Previously, patients with diabetes mellitus had to strictly follow their therapy; This often meant a rigid daily routine with set mealtimes. Today, diabetics can make their daily lives more flexible, adjust their insulin dose to their lifestyle and simply omit meals if they are not hungry. With the help of new insulin preparations, which have a particularly fast or very long effect, those affected can better adjust their blood sugar and thus avoid the long-term consequences of diabetes mellitus.
Use of insulin as a therapeutic
The goal of any insulin therapy is not just to mimic natural insulin production. It should also improve the quality of life of patients and delay the development of diabetes-related sequelae. A prerequisite for successful therapy is the correct adjustment of blood glucose levels. The so-called HbA 1 c value indicates how well the metabolic control has been within the last eight to ten weeks. Thus, it represents a type of long-term blood glucose level memory of the body. This value should be below 6.5 percent according to the National Care Guidelines for Type 2 Diabetes Mellitus. The German diabetes association recommends diabetics have a HbA 1 c of less than 6.5 percent. From a value of more than 7 percent, a therapy change should be made. Possible therapy options include the combination of tablets and insulin (BOT), as well as the pure insulin therapies (CT and ICT).
BOT - tablets and insulin
If tablets alone can not lower the blood sugar level sufficiently, a combination with insulin makes sense. In addition to the hypoglycaemic tablets, basal-assisted oral therapy (BOT) injects a long-acting insulin. This treatment pattern is preferably used when, in addition to the tablets, insulin is required in addition to the tablets for better adjustment and increased physical well-being. A long-acting insulin ensures a steady insulin level and works ideally over 24 hours.
Two forms of pure insulin treatment
In the past, the person suffering from diabetes should bow to therapy, but today the treatment should be adapted to the lifestyle of the individual patient. There are two basic forms of pure insulin therapy: conventional (CT) and intensified insulin therapy (ICT).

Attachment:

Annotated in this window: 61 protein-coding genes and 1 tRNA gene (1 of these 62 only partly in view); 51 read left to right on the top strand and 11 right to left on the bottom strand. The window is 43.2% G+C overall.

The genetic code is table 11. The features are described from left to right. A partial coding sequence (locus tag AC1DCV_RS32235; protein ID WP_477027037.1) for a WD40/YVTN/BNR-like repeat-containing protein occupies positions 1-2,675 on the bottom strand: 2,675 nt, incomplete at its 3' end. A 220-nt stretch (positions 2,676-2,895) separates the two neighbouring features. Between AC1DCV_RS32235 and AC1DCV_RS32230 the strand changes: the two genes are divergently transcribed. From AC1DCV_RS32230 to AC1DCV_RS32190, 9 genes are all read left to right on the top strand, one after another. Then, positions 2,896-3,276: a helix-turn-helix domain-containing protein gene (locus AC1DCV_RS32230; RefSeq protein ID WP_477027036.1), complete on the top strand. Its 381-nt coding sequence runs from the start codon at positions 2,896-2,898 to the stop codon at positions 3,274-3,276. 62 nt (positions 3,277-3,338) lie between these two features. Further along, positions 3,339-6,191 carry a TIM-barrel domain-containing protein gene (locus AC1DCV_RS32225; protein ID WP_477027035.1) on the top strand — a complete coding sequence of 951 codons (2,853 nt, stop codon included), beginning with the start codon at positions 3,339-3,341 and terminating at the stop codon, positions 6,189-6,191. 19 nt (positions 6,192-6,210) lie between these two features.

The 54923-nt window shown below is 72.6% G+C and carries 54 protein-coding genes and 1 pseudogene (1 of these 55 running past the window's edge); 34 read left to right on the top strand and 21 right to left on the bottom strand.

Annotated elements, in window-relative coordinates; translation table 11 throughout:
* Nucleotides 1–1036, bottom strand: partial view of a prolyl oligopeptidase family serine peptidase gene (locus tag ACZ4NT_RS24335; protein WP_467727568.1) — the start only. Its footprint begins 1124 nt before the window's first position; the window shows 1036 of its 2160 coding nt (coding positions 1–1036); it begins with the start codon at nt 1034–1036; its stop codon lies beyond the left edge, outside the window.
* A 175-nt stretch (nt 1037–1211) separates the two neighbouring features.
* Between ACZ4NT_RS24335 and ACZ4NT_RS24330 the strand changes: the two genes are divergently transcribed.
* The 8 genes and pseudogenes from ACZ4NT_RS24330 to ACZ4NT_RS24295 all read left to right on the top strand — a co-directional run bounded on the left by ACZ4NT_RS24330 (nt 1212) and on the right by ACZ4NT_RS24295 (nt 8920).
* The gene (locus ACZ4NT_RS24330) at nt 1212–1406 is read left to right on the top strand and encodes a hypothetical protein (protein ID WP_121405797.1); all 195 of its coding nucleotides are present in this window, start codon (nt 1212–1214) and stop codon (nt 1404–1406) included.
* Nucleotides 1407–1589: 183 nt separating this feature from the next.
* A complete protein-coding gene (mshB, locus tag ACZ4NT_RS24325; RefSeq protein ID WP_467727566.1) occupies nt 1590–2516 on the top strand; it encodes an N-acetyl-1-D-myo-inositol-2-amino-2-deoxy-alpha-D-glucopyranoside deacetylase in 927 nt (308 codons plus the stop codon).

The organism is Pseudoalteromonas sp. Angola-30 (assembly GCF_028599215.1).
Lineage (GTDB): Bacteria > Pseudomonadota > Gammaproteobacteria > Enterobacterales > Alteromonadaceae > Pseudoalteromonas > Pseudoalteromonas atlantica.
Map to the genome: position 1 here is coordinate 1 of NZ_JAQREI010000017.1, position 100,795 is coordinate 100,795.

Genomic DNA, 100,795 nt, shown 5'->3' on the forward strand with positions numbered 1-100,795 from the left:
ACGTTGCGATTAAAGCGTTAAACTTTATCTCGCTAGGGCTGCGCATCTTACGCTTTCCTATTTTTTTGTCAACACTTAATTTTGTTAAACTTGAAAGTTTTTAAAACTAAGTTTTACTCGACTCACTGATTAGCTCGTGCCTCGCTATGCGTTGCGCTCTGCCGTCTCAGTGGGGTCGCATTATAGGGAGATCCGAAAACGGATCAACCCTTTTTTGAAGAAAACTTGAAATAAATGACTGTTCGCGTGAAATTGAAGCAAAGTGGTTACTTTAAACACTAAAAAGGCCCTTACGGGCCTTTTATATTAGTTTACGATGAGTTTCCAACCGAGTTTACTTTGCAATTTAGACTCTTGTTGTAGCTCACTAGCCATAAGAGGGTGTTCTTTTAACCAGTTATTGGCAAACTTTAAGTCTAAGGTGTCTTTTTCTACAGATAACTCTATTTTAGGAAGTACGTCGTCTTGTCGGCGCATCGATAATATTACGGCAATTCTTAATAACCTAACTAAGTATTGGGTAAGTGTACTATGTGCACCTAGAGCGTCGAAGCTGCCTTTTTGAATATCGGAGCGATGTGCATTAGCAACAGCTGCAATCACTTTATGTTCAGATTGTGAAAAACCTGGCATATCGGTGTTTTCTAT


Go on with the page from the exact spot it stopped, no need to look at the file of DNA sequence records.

CT - easy to handle
Patients usually inject twice daily a mixture of short and long-acting insulin (normal and delayed insulin), the so-called mixed insulin. The amount of food and the amount of exercise depend on a fixed meal schedule and constant injection times. Although CT is easy for the patient to use, it leads to strict regulation of the daily routine.
ICT - flexible daily routine
In the intensified conventional therapy (ICT), a delay insulin is injected once or three times a day and a fast-acting insulin at mealtimes. Dose and time can be adjusted by the diabetic himself - depending on the meal and / or physical activity. Although injections and blood glucose controls several times a day, ICT is more time-consuming than CT or BOT; but it is crucial that with this therapy, the body's own insulin release of mimics the best of metabolic health. The metabolic position can thus be optimally adjusted and the risk of consequential damage reduced as far as possible.
Often underestimated: poor diabetes and the consequences
The long-term consequences of diabetes mellitus develop slowly, for months or years. The worse the blood sugar is set, the greater the risk of developing diabetes complications of the cardiovascular system, the eyes, kidneys or nerves. On the one hand, diabetics are prone to arterial circulatory disorders, on the other hand, however, the nerve fibers and the organs themselves are damaged by the increased blood sugar. The extent of complications for type 2 diabetics was demonstrated by the CODE-2 ™ study: Every 90 minutes a person with diabetes mellitus in Germany goes blind, a diabetic becomes dialysis-dependent every 60 minutes, every 12 minutes a patient suffers a stroke and every 19 minutes an amputation takes place. A heart attack occurs every 19 minutes, and as the nervous system in diabetics is damaged, the pain is often missing as a typical warning symptom. Against this background, it is even more important for physicians and patients to clarify the HbA 1 c value and to raise awareness of its importance in diabetes therapy.